With recent revisions, the evaluation of the reliability and validity of the Test of Gross Motor Development—3rd edition (TGMD-3) is necessary. The TGMD-3 was administered to 807 children (M age = 6.33 ± 2.09 years; 52.5% male). Reliability assessments found that correlations with age were moderate to large; ball skills had a higher correlation (r = .47) compared with locomotor skills (r = .39). Internal consistency was very high in each age group and remained excellent for all racial/ethnic groups and both sexes. Test-retest reliability had high ICC agreements for the locomotor (ICC = 0.97), ball skills (ICC = 0.95), and total TGMD-3 (ICC = 0.97). For validity measures, the TGMD-3 had above acceptable item difficulty (range = 0.43–0.91) and item discrimination values (range = 0.34–0.67). EFA supported a one-factor structure of gross motor skill competence for the TGMD-3 with 73.82% variance explained. CFA supported the one-factor model (χ2(65) = 327.61, p < .001, CFI = .95, TLI = .94, RMSEA = .10), showing acceptable construct validity for the TGMD-3. Preliminary results show the TGMD-3 exhibits high levels of validity and reliability, providing confidence for the usage and collection of new norms.
E. Kipling Webster and Dale A. Ulrich
Pauli Rintala, Heikki Lyytinen and John M. Dunn
The effects of a 4-month physical activity program on physical fitness, balance, and ball skills were examined. A multiple baseline design across subjects was used to study the effects of training on static and dynamic balance, physical fitness, and the motor skills of catching and throwing. The subjects were eight 7- to 11-year-old, ambulatory, hemiplegic or diplegic cerebral palsy children. The results indicated slight overall improvement in physical fitness. The specific balance training was not effective, with improvements in dynamic balance noted in only one subject. The specific ball training improved target throw skill in all subjects, but catching skill scores varied greatly, with none of the subjects showing consistent improvement.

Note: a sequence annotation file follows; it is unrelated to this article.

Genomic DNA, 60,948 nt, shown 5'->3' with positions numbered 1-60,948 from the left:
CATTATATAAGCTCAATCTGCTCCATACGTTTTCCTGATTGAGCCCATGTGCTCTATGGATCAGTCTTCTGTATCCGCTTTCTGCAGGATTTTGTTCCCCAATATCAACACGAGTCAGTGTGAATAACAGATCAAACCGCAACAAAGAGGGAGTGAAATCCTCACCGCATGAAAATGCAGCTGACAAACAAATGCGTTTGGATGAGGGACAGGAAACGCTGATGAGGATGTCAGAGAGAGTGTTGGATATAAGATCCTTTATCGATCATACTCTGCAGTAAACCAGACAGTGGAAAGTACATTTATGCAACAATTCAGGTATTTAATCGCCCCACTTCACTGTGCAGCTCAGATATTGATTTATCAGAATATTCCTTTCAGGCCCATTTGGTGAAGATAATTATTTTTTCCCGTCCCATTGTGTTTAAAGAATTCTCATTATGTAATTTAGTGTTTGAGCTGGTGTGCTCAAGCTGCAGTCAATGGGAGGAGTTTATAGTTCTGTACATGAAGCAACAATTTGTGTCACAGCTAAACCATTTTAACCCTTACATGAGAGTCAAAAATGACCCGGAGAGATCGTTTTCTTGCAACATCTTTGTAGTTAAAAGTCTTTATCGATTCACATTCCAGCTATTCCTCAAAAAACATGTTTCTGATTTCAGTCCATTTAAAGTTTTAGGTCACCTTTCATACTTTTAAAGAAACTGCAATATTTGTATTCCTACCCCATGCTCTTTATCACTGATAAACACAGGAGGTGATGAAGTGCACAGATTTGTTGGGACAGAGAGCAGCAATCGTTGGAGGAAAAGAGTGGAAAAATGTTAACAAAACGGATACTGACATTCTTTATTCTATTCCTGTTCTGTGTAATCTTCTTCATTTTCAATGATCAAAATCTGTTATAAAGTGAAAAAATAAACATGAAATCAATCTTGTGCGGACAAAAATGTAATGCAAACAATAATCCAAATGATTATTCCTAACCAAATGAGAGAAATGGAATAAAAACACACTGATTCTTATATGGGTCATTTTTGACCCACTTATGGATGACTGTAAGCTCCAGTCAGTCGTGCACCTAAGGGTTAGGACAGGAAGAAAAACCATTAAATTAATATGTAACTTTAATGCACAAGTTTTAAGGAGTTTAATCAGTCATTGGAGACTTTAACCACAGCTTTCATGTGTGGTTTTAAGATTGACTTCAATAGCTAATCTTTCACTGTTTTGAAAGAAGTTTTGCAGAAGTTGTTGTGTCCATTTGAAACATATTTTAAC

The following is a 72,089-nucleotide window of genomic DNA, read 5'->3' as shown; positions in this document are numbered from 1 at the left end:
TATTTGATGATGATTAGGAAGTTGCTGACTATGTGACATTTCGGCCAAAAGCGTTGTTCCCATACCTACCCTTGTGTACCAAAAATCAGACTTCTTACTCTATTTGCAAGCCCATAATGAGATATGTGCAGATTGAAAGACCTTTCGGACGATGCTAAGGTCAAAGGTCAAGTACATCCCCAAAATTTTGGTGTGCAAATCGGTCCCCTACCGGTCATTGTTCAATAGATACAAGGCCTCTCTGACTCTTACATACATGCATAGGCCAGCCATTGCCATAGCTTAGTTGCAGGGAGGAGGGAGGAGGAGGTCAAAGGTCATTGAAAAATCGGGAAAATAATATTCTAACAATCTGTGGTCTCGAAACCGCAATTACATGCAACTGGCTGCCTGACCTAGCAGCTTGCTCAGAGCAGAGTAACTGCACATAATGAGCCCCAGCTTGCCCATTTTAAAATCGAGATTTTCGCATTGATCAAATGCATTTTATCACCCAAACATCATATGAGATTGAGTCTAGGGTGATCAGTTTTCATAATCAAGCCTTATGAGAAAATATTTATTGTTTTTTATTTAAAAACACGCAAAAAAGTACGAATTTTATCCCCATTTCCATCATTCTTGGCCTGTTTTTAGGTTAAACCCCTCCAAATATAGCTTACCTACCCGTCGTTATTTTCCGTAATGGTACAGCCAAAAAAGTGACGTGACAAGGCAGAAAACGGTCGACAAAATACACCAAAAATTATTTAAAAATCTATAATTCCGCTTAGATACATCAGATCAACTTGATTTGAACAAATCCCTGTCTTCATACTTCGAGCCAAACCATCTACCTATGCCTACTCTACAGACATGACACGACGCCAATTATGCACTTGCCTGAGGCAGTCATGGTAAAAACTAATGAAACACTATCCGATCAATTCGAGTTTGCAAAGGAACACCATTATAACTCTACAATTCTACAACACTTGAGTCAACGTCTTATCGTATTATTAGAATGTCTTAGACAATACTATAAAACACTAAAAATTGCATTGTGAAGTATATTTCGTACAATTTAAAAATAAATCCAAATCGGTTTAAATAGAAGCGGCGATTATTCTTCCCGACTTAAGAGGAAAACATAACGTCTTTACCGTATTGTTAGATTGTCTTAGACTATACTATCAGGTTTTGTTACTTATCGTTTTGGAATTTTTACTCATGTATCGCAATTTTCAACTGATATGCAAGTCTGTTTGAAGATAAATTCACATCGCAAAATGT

Frederik J.A. Deconinck, Dirk De Clercq, Rudy Van Coster, Ann Oostra, Griet Dewitte, Geert J.P. Savelsbergh, Dirk Cambier and Matthieu Lenoir
This study examined and compared the control of posture during bilateral stance in ten boys with Developmental Coordination Disorder (DCD) of 6-8 years old and ten matched typically developing boys in four sensory conditions (with or without vision, on a firm or complaint surface). In all conditions mean postural sway velocity was larger for the boys with DCD, in spite of a normal score on the balance items of the Movement Assessment Battery for Children. A Group X Condition interaction revealed a larger dependency on vision in the boys with DCD when standing on a firm surface. These results suggest that in this specific subgroup of boys with DCD with predominantly problems in fine motor and ball skills postural control problems may still be prevalent and may possibly be associated with difficulties to re-weight sensory information in response to environmental demands.
Matthias O. Wagner, E. Kipling Webster and Dale A. Ulrich
The Test of Gross Motor Development, 3rd Edition (TGMD-3) is a process-oriented fundamental movement skill assessment to examine the movement patterns displayed by children between the ages of 3 and 10 years. Within this paper, results of a pilot study on the reliability, validity, and measurement invariance across gender of the TGMD-3 (German translation) are presented. In total, performances of 189 typically developing children (99 boys, 90 girls, 56 kindergarten children, 133 elementary school children, M age = 7.15 ± 2.02 years) are analyzed. Results provide preliminary evidence for test-retest, interrater and intrarater reliability, internal consistency, age- and gender- specific performance trends, factorial validity, measurement invariance across gender, divergent validity, and ball skill–related concurrent and predictive validity of the TGMD-3 (German translation). Subsequent research should be focused on a verification of the present findings on a representative database to foster the application of the TGMD-3 (German translation) in different settings.